Da Lin (PhD 2017) will give a lecture titled "Labor and Value in a Transitional Political Economy: the Case of Kun Opera in China."
Abstract: This paper is concerned with how Kun opera performers’ labor was transformed into economic value throughout China’s political economic transition from the mid-1980s to the early 2000s. During this period, state-owned Kun opera troupes went through two waves of labor reforms, aimed at solving these troupes’ financial difficulties resulting from a declining command economy, and exploring new methods of management in a market economy. In a case study of the Jiangsu Province Kun Opera Troupe in Nanjing, the paper explores how the labor reforms were carried out, what role performers played in the shift, and what type of activities facilitated the value transformation of musical labor. The author argues that the politics of labor changed the coordination structures shaped by different forms of sociality, changed the primary perspective in society on the significance of Kun opera, and resulted in a change of production mode from restricted performances toward the large-scale production of Kun opera. The economic value of Kun opera in the early 2000s was derived from the importance of a performance defined from the perspective of the buying public realized in increasingly diverse and incomparable forms of sociality.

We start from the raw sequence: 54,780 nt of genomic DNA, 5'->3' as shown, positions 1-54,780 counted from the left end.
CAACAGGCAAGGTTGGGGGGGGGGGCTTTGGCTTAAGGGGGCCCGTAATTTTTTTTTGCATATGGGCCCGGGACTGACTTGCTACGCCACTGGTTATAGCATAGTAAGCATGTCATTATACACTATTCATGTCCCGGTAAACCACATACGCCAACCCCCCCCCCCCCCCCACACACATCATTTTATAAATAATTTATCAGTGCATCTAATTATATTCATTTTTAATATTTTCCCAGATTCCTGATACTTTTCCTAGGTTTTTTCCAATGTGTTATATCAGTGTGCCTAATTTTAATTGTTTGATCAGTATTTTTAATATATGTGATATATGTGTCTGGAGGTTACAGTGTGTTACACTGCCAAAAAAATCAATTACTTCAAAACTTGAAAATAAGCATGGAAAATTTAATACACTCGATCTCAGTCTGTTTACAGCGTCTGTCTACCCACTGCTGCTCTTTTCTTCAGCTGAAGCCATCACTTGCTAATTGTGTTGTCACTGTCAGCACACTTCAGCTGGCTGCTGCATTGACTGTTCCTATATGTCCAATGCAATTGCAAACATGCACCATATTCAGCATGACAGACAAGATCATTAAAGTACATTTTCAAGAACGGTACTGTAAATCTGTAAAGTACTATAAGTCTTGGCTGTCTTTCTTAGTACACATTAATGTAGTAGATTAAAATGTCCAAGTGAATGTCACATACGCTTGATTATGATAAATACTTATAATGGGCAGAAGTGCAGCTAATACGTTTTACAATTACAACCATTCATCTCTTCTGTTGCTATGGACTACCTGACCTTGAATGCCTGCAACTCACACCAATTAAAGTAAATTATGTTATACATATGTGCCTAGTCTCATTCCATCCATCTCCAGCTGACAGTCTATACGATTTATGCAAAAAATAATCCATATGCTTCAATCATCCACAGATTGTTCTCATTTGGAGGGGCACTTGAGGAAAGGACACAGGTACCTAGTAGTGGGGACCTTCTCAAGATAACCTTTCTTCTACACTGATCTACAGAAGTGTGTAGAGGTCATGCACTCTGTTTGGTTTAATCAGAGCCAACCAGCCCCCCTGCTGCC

Da Lin received a PhD in Ethnomusicology (2017) from the University of Pittsburgh. She is currently a Project Researcher at the Mei Lanfang Memorial Museum located in Beijing, China. She has conducted extensive field and archival research on some vocal and instrumental forms of Chinese performing arts, including Heluo drumsinging, qin music, Kun opera, and Peking opera. Her current area is economic ethnomusicology, focusing on the transmission and development of Kun opera in China's mixed economy. She co-authored the book Heluo dagu chuantong dashu xuan published by Commercial Press (2014), and has published several articles in English- and Chinese-language journals. Her other research interests include Intangible Cultural Heritages in China, music and tourism, and music industry. Her research has been funded by the Department of Music and the Asian Studies Center at the University of Pittsburgh, the Andrew W. Mellon Foundation, and the Chiang Ching-kuo Foundation for International Scholarly Exchange.
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